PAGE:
Newcomers and old-timers alike congregate at the local coffee shop, the Athens Rooster, opened two years ago by Melissa Chmelar, a former New York City restaurateur, and her husband, Jonathan Griffith. Denise McCarroll, the former owner of the Catskill bistro 394 Main, recently opened a restaurant called Seconds on the ground floor of one of Ms. Bennett’s buildings, 7 Second Street. When Catskill Bread Co., a wholesale bread business in Catskill, opened a retail shop on Second Street this summer, lines for the freshly baked loaves stretched down the block.
Many residents shop in Catskill and Hudson because Athens has no big-box retailers or grocery stores. “We found we don’t need some of the things we thought we needed,” Ms. Hart said. “My neighbors and I laugh at each other as we trot off to Walmart and Price Chopper, but we’ve learned you can get almost everything there, and then there are gourmet shops around.”
What You’ll Pay
The growing popularity of Athens is reflected in its real estate prices.
The median sale price for a single-family home jumped nearly 20 percent, to $427,290, during the first eight months of this year, from $357,243 during the same period last year, according to the Columbia Greene Board of Realtors. Even more striking, the median sale price in 2019, before the start of the pandemic, was just $197,000 — less than half of what it is now.
In late September, Zillow showed 16 single-family homes for sale in Athens, from a three-bedroom Federal home in need of restoration, listed for $225,000, to a five-bedroom log home on 1.54 acres with lake frontage, listed for $1.4 million. The log home is in Sleepy Hollow Lake, a 2,200-acre private community with 842 homes around a large man-made lake, with amenities including tennis courts, a driving range, two swimming pools and an events lodge; in 2022, annual dues were $1,892.
The average annual property tax bill in Athens is about $5,235, said Raymond Ward, the director of real property tax services for Greene County. This is low for the region and a fraction of the typical Hudson tax bill; some residents say it factored into their decision to buy a home in Athens.
Residents say Athens is warm and welcoming. During the warmer months, it buzzes with activity.
“I like it because I can walk everywhere, and people are out and about, and you speak to people that you meet on the street and you get to know them,” said Mr. Hart, 77, a retired Episcopal priest. “We have a dog. When you have a dog, everyone speaks to you.”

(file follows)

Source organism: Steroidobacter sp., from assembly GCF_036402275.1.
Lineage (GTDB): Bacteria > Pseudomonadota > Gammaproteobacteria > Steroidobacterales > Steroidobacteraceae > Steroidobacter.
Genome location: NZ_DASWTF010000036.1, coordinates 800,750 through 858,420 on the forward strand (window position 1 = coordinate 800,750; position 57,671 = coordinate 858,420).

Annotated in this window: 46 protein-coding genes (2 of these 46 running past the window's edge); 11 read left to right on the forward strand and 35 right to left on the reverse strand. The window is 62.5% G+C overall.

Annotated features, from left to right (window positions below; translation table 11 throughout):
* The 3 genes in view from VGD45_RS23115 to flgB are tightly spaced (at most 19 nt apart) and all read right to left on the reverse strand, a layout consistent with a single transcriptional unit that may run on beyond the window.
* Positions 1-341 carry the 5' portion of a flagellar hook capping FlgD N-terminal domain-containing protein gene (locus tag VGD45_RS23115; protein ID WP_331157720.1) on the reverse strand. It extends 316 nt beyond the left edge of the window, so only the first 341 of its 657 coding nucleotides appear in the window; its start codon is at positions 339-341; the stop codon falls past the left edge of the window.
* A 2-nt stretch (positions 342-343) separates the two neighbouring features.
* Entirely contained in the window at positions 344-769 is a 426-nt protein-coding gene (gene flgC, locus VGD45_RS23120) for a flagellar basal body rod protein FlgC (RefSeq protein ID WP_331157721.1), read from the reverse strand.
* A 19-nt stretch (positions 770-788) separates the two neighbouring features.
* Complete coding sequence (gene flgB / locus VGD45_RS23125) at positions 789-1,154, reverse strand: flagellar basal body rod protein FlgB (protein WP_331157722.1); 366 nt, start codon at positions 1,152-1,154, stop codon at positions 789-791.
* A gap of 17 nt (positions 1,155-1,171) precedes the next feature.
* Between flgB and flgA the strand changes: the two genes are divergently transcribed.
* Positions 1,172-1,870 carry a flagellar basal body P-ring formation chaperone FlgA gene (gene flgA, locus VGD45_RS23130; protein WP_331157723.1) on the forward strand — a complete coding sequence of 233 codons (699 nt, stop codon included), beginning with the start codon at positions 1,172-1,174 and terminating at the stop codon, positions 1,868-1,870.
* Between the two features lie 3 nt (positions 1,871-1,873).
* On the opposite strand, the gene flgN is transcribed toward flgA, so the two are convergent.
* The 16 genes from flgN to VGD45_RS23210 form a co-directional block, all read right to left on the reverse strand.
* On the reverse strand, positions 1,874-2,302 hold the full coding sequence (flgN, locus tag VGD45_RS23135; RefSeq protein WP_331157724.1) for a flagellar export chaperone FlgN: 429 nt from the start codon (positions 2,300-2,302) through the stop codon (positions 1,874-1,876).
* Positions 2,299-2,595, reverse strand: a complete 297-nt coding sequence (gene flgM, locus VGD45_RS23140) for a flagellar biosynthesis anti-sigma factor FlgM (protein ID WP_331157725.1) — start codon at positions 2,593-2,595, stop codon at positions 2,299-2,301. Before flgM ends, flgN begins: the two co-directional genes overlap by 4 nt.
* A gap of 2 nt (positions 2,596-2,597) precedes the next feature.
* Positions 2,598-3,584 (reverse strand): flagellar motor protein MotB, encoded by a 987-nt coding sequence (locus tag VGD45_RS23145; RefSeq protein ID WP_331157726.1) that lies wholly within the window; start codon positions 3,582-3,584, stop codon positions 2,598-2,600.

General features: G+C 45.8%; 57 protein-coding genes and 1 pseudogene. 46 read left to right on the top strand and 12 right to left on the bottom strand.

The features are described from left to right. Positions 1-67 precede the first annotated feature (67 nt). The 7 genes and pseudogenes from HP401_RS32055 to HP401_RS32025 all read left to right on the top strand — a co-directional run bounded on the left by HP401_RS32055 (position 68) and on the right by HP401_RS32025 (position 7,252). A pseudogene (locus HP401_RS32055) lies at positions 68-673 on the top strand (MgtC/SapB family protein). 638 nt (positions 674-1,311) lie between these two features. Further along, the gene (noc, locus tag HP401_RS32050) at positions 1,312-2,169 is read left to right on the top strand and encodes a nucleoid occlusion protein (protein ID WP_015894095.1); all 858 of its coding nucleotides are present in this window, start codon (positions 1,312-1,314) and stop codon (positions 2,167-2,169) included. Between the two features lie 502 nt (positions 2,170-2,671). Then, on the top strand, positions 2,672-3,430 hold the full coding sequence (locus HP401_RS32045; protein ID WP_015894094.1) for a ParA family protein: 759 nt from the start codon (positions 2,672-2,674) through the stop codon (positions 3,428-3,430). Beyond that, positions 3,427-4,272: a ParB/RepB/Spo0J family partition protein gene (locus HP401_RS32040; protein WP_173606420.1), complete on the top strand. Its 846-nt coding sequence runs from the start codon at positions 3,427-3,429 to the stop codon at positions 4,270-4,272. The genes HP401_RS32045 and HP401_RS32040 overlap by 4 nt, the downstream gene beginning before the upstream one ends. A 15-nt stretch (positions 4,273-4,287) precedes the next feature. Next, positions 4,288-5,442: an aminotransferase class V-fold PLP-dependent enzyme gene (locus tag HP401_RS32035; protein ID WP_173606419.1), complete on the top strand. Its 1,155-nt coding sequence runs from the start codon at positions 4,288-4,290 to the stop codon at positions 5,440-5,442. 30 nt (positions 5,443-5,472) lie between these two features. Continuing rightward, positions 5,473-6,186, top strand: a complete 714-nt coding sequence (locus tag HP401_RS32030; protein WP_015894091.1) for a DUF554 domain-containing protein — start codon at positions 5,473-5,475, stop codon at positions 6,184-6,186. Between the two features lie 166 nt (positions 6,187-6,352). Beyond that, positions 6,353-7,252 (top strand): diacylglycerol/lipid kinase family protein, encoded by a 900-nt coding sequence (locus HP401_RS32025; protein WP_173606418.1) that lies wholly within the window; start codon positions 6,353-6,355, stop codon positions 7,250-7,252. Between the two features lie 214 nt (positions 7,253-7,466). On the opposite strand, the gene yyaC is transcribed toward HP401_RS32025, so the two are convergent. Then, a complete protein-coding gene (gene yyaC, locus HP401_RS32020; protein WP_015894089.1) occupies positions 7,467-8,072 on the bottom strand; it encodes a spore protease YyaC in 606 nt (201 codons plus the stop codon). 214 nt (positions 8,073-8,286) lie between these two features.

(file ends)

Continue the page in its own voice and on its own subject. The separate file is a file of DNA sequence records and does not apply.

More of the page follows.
Many residents say they were also drawn by the community’s creative energy and politically liberal mind-set. “I was very attracted to the people that we met here,” Ms. Hart said. “A great number of creative people live in this village, and people who share the values we have.”
As Ms. Wright put it: “We had every signal from the town and neighbors and people on the street to believe not only would we be safe here, but welcome.”
Most Athens students attend schools in the Coxsackie-Athens Central School District.
During the 2021-22 school year, the latest year for which figures were available from the New York State Education Department, the district had an enrollment of 1,188 students in kindergarten through 12th grade; about 85 percent identified as white, about 8 percent as Hispanic, about 5 percent as multiracial, 2 percent as Black and 1 percent as Asian or Pacific Islander.
On 2018-19 state tests, 79 percent of Coxsackie-Athens High School students were proficient in English, 57 percent were proficient in algebra and 77 percent were proficient in geometry, compared with 84 percent, 71 percent and 70 percent statewide. In 2021, the mean SAT verbal score was 570, compared with 526 statewide; the mean math score was 559, versus 531 statewide.
The high school’s graduation rate in 2021 was 89 percent, compared with 86 percent for the state.
Athens is about a 10-minute drive from Exit 21 on the New York State Thruway. The drive to the George Washington Bridge takes about two hours, depending on traffic.
The Amtrak train station in Hudson is a 15-minute drive. Round-trip tickets to New York City cost $62 to $148, depending on when the ticket is bought and whether it is for peak or off-peak hours.
In 1665, Dutch settlers bought the land that would become Athens from the Mohicans, according to Lynn J. Brunner, the town historian. The village was originally a Dutch settlement called Loonenburgh, incorporated in 1805, said Jonathan Palmer, the archivist for the Vedder Research Library at the Greene County Historical Society. The New York State Legislature formed the town of Athens from parts of Coxsackie and Catskill in 1815. By the mid-1800s, it was a center of boat building and brick making and, by the 1880s, ice harvesting. Four major roads ran through Athens, including the Schoharie Turnpike, which brought traffic to the river landings, where the ice was stored in wood buildings.